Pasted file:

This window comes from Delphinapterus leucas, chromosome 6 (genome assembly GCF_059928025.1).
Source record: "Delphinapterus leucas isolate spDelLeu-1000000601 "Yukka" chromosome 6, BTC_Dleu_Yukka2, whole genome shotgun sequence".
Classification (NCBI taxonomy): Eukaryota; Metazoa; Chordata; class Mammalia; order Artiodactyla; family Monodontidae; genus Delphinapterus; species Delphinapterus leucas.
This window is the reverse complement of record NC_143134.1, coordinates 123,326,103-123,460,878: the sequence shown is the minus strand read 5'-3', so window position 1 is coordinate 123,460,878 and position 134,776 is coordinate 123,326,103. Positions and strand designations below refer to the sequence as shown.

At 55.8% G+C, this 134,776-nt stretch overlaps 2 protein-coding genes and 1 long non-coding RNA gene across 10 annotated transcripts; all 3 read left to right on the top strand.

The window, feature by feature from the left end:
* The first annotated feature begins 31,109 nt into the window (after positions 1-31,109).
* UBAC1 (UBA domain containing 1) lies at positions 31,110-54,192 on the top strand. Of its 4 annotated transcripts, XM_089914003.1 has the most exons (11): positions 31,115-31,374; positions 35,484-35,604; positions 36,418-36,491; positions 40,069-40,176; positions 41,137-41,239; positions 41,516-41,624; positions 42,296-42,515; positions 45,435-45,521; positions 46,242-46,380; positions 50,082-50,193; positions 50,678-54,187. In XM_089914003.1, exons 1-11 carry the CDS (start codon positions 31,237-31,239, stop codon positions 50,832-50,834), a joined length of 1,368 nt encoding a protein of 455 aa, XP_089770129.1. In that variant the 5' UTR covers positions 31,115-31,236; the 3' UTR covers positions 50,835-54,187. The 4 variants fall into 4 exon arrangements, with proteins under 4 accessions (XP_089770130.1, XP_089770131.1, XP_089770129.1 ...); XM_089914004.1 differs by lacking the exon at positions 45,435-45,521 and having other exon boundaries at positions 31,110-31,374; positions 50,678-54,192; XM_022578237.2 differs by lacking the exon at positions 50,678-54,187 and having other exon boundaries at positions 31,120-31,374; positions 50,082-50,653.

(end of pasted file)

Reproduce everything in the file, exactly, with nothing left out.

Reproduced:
This window comes from Delphinapterus leucas, chromosome 6 (genome assembly GCF_059928025.1).
Source record: "Delphinapterus leucas isolate spDelLeu-1000000601 "Yukka" chromosome 6, BTC_Dleu_Yukka2, whole genome shotgun sequence".
Classification (NCBI taxonomy): Eukaryota; Metazoa; Chordata; class Mammalia; order Artiodactyla; family Monodontidae; genus Delphinapterus; species Delphinapterus leucas.
This window is the reverse complement of record NC_143134.1, coordinates 123,326,103-123,460,878: the sequence shown is the minus strand read 5'-3', so window position 1 is coordinate 123,460,878 and position 134,776 is coordinate 123,326,103. Positions and strand designations below refer to the sequence as shown.

At 55.8% G+C, this 134,776-nt stretch overlaps 2 protein-coding genes and 1 long non-coding RNA gene across 10 annotated transcripts; all 3 read left to right on the top strand.

The window, feature by feature from the left end:
* The first annotated feature begins 31,109 nt into the window (after positions 1-31,109).
* UBAC1 (UBA domain containing 1) lies at positions 31,110-54,192 on the top strand. Of its 4 annotated transcripts, XM_089914003.1 has the most exons (11): positions 31,115-31,374; positions 35,484-35,604; positions 36,418-36,491; positions 40,069-40,176; positions 41,137-41,239; positions 41,516-41,624; positions 42,296-42,515; positions 45,435-45,521; positions 46,242-46,380; positions 50,082-50,193; positions 50,678-54,187. In XM_089914003.1, exons 1-11 carry the CDS (start codon positions 31,237-31,239, stop codon positions 50,832-50,834), a joined length of 1,368 nt encoding a protein of 455 aa, XP_089770129.1. In that variant the 5' UTR covers positions 31,115-31,236; the 3' UTR covers positions 50,835-54,187. The 4 variants fall into 4 exon arrangements, with proteins under 4 accessions (XP_089770130.1, XP_089770131.1, XP_089770129.1 ...); XM_089914004.1 differs by lacking the exon at positions 45,435-45,521 and having other exon boundaries at positions 31,110-31,374; positions 50,678-54,192; XM_022578237.2 differs by lacking the exon at positions 50,678-54,187 and having other exon boundaries at positions 31,120-31,374; positions 50,082-50,653.